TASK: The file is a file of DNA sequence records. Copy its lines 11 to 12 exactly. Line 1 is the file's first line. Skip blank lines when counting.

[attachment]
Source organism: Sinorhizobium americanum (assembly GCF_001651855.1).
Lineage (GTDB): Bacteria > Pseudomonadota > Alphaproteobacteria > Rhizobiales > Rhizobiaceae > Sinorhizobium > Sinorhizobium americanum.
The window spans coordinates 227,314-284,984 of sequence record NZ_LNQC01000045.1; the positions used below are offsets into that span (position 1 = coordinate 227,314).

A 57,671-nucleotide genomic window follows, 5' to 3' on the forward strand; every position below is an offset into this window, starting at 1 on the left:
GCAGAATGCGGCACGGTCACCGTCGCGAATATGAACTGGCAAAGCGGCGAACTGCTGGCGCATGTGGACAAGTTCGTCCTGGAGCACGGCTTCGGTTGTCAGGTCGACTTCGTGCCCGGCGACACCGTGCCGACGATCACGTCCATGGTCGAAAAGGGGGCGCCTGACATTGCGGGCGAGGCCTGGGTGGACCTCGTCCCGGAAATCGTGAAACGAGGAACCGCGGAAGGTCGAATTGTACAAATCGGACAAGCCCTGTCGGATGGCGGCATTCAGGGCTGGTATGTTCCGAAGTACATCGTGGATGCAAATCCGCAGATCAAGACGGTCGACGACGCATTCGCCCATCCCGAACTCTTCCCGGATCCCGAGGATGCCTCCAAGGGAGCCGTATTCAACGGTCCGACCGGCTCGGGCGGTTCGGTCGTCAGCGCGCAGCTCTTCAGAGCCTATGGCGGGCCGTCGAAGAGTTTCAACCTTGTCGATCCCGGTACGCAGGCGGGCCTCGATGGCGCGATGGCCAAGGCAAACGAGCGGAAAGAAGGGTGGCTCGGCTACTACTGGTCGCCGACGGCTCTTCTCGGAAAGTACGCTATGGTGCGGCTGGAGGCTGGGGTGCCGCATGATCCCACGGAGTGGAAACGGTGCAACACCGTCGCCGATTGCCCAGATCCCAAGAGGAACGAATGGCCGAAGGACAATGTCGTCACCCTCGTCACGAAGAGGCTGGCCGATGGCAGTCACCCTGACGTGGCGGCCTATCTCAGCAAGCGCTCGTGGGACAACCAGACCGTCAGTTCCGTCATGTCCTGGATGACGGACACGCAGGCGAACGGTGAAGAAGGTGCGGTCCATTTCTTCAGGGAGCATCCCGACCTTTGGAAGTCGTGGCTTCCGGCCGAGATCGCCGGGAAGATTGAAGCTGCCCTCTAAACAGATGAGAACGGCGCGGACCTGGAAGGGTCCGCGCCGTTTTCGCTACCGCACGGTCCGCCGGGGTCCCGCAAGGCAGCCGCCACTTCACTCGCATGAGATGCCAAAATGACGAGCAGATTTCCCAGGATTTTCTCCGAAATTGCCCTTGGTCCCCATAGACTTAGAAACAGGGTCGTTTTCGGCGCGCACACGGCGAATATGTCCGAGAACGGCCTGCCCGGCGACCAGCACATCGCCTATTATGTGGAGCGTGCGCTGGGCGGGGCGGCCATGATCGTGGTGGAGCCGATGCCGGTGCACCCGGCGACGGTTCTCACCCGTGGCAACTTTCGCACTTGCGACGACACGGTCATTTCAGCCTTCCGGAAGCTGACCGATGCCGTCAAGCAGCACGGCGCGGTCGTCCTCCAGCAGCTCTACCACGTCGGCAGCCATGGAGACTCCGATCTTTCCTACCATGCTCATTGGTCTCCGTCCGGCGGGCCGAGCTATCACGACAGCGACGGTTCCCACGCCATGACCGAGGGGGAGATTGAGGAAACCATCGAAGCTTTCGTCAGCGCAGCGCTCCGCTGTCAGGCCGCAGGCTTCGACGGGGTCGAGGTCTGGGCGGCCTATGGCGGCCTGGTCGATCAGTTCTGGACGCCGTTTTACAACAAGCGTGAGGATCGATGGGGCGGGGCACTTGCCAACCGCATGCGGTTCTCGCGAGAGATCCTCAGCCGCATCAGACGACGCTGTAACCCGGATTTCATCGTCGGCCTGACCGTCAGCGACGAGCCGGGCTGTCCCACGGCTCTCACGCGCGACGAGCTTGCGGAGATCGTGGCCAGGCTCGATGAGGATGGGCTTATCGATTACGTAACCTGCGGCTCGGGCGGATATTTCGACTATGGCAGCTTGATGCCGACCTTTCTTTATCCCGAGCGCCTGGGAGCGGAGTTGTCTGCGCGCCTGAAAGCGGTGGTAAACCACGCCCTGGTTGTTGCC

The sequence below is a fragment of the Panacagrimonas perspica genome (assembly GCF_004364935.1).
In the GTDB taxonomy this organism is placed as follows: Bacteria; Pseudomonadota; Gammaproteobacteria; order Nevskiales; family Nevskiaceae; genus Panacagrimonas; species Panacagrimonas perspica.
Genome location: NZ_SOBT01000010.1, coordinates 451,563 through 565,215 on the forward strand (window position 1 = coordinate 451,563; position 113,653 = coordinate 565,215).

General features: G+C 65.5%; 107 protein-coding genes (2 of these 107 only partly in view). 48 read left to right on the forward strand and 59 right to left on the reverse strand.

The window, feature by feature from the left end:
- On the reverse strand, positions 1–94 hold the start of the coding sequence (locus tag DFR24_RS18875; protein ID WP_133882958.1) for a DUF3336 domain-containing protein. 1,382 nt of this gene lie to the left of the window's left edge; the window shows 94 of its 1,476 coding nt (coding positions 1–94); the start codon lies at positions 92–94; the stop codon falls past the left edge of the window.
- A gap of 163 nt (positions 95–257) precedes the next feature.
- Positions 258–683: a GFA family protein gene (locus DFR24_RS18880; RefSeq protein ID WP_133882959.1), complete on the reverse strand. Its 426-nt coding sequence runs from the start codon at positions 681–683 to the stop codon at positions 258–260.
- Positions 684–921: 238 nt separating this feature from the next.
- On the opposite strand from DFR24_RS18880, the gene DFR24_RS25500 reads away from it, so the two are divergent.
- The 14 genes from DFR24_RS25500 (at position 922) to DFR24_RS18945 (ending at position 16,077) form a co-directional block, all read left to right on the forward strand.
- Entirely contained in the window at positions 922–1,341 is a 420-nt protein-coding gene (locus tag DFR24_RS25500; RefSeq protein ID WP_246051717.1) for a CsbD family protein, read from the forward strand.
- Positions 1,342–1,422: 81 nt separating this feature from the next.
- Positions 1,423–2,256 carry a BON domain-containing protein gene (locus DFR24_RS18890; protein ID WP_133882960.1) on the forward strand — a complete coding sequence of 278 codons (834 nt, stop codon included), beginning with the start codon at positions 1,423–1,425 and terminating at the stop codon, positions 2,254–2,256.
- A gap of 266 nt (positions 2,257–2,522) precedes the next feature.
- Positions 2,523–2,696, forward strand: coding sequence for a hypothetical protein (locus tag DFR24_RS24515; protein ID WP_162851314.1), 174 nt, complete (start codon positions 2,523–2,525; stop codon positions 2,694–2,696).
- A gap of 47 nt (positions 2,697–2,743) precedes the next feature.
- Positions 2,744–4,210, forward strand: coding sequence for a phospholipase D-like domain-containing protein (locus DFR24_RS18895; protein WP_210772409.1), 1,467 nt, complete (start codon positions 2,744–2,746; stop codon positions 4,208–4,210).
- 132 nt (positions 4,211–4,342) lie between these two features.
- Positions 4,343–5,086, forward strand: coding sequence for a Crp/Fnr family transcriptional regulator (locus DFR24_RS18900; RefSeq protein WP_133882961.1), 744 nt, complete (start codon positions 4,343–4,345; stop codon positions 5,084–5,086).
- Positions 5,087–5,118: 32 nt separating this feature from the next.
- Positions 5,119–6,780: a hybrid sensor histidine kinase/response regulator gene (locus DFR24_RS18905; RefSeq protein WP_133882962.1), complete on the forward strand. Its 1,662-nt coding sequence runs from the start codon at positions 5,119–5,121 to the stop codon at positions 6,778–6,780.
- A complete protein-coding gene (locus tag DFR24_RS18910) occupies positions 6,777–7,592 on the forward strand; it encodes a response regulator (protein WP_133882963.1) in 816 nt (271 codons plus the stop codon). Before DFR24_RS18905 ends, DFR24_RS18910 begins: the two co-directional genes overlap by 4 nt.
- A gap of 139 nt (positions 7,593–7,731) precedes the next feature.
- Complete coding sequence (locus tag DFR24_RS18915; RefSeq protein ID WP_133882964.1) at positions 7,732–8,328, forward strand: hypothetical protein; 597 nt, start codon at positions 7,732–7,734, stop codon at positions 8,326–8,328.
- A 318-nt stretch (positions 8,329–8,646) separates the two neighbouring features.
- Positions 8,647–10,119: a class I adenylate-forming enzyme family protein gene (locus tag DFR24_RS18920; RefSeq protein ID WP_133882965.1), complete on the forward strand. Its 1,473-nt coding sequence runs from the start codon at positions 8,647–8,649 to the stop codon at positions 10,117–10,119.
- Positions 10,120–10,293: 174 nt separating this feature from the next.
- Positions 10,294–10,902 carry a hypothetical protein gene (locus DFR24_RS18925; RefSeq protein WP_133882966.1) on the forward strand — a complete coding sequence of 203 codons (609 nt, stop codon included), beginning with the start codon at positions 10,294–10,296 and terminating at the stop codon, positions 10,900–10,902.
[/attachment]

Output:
- On the reverse strand, positions 1–94 hold the start of the coding sequence (locus tag DFR24_RS18875; protein ID WP_133882958.1) for a DUF3336 domain-containing protein. 1,382 nt of this gene lie to the left of the window's left edge; the window shows 94 of its 1,476 coding nt (coding positions 1–94); the start codon lies at positions 92–94; the stop codon falls past the left edge of the window.
- A gap of 163 nt (positions 95–257) precedes the next feature.